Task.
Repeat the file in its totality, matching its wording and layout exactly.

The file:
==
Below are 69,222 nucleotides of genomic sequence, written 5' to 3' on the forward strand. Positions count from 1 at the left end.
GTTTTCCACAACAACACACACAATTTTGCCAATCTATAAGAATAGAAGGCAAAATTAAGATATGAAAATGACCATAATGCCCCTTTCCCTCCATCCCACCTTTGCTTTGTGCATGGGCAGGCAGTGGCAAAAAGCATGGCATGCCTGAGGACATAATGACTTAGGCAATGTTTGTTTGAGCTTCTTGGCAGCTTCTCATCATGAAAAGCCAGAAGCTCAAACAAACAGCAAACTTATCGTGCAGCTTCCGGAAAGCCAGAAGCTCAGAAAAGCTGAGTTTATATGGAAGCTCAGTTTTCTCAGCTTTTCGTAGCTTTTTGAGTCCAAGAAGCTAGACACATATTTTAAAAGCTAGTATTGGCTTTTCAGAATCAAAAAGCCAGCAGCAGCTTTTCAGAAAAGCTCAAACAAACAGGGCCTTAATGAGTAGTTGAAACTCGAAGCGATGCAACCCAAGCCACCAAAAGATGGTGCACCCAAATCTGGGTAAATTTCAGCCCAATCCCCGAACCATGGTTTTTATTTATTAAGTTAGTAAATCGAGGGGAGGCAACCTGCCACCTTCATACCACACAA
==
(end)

Below are 69,222 nucleotides of genomic sequence, written 5' to 3' on the forward strand. Positions count from 1 at the left end.
GTTTTCCACAACAACACACACAATTTTGCCAATCTATAAGAATAGAAGGCAAAATTAAGATATGAAAATGACCATAATGCCCCTTTCCCTCCATCCCACCTTTGCTTTGTGCATGGGCAGGCAGTGGCAAAAAGCATGGCATGCCTGAGGACATAATGACTTAGGCAATGTTTGTTTGAGCTTCTTGGCAGCTTCTCATCATGAAAAGCCAGAAGCTCAAACAAACAGCAAACTTATCGTGCAGCTTCCGGAAAGCCAGAAGCTCAGAAAAGCTGAGTTTATATGGAAGCTCAGTTTTCTCAGCTTTTCGTAGCTTTTTGAGTCCAAGAAGCTAGACACATATTTTAAAAGCTAGTATTGGCTTTTCAGAATCAAAAAGCCAGCAGCAGCTTTTCAGAAAAGCTCAAACAAACAGGGCCTTAATGAGTAGTTGAAACTCGAAGCGATGCAACCCAAGCCACCAAAAGATGGTGCACCCAAATCTGGGTAAATTTCAGCCCAATCCCCGAACCATGGTTTTTATTTATTAAGTTAGTAAATCGAGGGGAGGCAACCTGCCACCTTCATACCACACAA